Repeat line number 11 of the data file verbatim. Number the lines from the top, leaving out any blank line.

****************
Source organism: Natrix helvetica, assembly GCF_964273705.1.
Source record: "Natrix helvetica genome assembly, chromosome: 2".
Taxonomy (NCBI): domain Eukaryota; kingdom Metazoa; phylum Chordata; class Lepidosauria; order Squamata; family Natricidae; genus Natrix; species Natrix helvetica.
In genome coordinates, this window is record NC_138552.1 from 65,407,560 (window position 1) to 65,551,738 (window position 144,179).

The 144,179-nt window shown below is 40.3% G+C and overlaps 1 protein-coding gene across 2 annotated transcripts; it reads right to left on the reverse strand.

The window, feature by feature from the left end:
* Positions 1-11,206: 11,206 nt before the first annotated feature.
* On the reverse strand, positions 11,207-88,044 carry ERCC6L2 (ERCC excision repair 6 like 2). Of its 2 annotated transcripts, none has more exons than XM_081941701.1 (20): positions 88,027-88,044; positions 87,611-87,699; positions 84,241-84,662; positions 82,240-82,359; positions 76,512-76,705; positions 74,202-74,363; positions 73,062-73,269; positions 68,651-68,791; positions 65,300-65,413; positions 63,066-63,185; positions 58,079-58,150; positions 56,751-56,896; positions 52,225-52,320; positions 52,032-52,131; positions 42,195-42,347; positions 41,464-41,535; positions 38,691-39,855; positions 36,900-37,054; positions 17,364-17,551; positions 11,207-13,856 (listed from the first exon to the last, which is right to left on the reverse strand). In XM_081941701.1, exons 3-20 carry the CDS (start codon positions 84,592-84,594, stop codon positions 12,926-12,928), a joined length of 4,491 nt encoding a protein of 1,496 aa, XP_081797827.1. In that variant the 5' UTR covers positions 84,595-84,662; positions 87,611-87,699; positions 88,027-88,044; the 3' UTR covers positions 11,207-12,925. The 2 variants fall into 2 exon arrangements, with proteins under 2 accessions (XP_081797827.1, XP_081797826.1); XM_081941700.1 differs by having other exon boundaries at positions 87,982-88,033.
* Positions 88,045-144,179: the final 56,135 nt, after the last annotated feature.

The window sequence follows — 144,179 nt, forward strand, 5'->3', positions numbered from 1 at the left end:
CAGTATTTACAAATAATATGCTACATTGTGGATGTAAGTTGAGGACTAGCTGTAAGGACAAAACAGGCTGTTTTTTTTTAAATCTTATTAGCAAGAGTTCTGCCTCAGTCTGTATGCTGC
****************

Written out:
CAGTATTTACAAATAATATGCTACATTGTGGATGTAAGTTGAGGACTAGCTGTAAGGACAAAACAGGCTGTTTTTTTTTAAATCTTATTAGCAAGAGTTCTGCCTCAGTCTGTATGCTGC